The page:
IBM Buys AlchemyAPI: What Watson Gains - InformationWeek
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IBM Buys AlchemyAPI: What Watson Gains

IBM acquires AlchemyAPI to improve Watson's capacity for natural-language processing, image analysis, and understanding human behavior.

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IBM on Wednesday announced it has acquired AlchemyAPI, a provider of natural-language processing and image-analysis services and technologies. IBM said the deal will expand the IBM Watson community and accelerate the development of new cognitive computing applications.

AlchemyAPI provides application program interface (API) services that are used by more than 40,000 developers. Based in Denver and founded in 2005, AlchemyAPI says its platform supports smart apps that "deeply understand the world's conversations, reports, and photos so you can align your business with customer preferences and intent."

AlchemyAPI's platform processes billions of API calls per month. IBM said it will build this technology into the core Watson platform, tapping advanced data analysis capabilities such as taxonomy categorization, entity and keyword extraction, sentiment analysis, and Web page cleaning. The IBM Watson Developer cloud currently offers 13 API services, including five that were added last month covering speech-to-text, text-to-speech, visual recognition, concept-analysis, and trade-off analysis.

[Read: IBM Watson Cloud Gains Eyes, Ears, And A Voice.]

AlchemyAPI covers the spectrum of natural-language processing functions, from language detection and basic entity extraction to fine-grained sentiment analysis, according to Seth Grimes, founder of the Sentiment Analysis Symposium and principle of the consulting firm Alta Plana.

"The platform uses a hybrid approach that combines statistical, machine learning, and taxonomy-based methods, but what sets AlchemyAPI apart is the company's foray into vision analysis," said Grimes in an email interview with InformationWeek. "The company's deep-learning technology is well suited to identifying both broad-stroke and detailed image features, and there are many practical applications."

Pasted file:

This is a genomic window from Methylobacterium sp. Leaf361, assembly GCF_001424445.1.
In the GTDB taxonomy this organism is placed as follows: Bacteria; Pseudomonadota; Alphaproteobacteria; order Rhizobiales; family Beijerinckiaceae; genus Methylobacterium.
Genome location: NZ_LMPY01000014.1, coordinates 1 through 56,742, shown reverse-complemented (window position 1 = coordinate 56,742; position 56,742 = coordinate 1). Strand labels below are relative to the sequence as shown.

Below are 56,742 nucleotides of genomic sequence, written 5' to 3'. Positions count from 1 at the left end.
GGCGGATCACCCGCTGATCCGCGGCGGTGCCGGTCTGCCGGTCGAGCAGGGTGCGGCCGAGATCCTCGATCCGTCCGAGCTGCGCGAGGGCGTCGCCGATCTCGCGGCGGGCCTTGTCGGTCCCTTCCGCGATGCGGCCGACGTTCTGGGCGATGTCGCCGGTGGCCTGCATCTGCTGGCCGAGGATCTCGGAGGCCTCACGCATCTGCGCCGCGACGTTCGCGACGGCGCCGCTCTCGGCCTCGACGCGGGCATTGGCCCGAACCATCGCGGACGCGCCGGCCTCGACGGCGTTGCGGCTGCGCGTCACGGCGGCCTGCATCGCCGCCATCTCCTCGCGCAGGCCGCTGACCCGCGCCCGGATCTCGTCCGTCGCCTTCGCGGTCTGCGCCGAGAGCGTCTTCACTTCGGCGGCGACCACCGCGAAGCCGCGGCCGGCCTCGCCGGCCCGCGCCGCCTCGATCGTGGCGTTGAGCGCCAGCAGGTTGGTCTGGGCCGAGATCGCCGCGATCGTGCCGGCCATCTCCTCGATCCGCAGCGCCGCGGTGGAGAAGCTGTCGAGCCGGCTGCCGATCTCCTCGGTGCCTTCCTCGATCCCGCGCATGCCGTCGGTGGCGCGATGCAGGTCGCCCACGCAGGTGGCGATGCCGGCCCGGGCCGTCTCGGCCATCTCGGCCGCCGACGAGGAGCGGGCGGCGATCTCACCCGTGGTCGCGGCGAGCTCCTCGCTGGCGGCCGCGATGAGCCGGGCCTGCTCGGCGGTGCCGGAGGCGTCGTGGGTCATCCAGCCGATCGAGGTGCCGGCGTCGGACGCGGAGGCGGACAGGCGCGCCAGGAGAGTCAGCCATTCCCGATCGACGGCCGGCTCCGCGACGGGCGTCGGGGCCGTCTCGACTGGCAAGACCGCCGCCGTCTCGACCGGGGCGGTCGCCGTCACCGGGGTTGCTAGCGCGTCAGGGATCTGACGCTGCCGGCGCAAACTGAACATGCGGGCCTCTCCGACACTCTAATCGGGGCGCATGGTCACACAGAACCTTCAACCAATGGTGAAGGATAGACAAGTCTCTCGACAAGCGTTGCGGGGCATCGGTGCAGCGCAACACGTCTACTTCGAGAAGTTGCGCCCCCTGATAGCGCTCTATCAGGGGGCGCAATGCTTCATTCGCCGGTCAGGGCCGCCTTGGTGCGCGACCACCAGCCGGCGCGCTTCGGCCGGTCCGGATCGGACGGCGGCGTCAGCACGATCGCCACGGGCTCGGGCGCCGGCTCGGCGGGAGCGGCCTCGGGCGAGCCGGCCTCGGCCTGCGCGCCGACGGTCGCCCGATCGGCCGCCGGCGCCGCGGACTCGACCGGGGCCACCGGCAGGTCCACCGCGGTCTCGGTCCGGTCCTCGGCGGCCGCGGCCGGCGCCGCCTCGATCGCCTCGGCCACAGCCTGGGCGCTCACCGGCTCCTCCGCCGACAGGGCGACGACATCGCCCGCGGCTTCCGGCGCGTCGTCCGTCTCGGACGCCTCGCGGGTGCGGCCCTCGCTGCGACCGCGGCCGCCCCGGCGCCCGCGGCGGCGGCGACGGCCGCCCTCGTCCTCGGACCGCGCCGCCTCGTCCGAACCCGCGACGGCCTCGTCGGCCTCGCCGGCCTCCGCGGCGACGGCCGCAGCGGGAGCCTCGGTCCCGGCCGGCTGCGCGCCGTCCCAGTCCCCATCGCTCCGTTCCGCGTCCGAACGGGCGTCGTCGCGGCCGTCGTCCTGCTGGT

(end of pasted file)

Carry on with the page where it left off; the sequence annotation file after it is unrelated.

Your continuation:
Mobile content, social, and commerce applications would be a natural, since more than 1 billion photos are now taken and shared on smartphones each day. AlchemyAPI's image processing identifies the content of images -- is it a cat or a fish? -- while deep learning provides the context of the image -- is it a predator or a pet?

AlchemyAPI ingests public and private data and exposes API-callable services that can make sense of that data as part of larger applications.

AlchemyAPI ingests public and private data and exposes API-callable services that can make sense of that data as part of larger applications.

AlchemyAPI will also improve Watson's linguistic understanding as the platform handles API calls across 36 countries in eight different languages: English, French, German, Italian, Portuguese, Russian, Spanish, and Swedish. Watson's primary language is English, though it saw its first Spanish-language deployment in 2014 and recently added Spanish speech-to-text and text-to-speech capabilities.

IBM is at the forefront of building cognitive apps -- meaning apps that learn and improve their understanding and accuracy with experience. More than 7,000 applications developed on the Watson platform to date, ranging from diagnosing and suggesting best treatments for medical conditions to improving customer service in complex service and product-support scenarios. AlchemyAPI competes in the natural-language processing market, with competitors including Semantria, MeaningCloud, TheySay, ConveyAPI, Aylien, and others, according to Grimes.

The financial terms of the AlchemyAPI acquisition were not disclosed.

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Doug Henschen is Executive Editor of InformationWeek, where he covers the intersection of enterprise applications with information management, business intelligence, big data and analytics. He previously served as editor in chief of Intelligent Enterprise, editor in chief of ... View Full Bio

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D. Henschen
D. Henschen,
User Rank: Author
3/4/2015 | 3:37:56 PM
What are people Snapchatting about?
There are oodles of natural-language-aware, sentiment-analysis engines out there, but the competition gets thinner when it comes to image analysis. Given rampant smartphone picture taking and social network support for image-based chatter, AlchemyAPI has offers important capabilities. This might also be applied foster e-commerce scenarios, such as understanding what people are looking for based on the images they're searching, not just the metadata behind their search.
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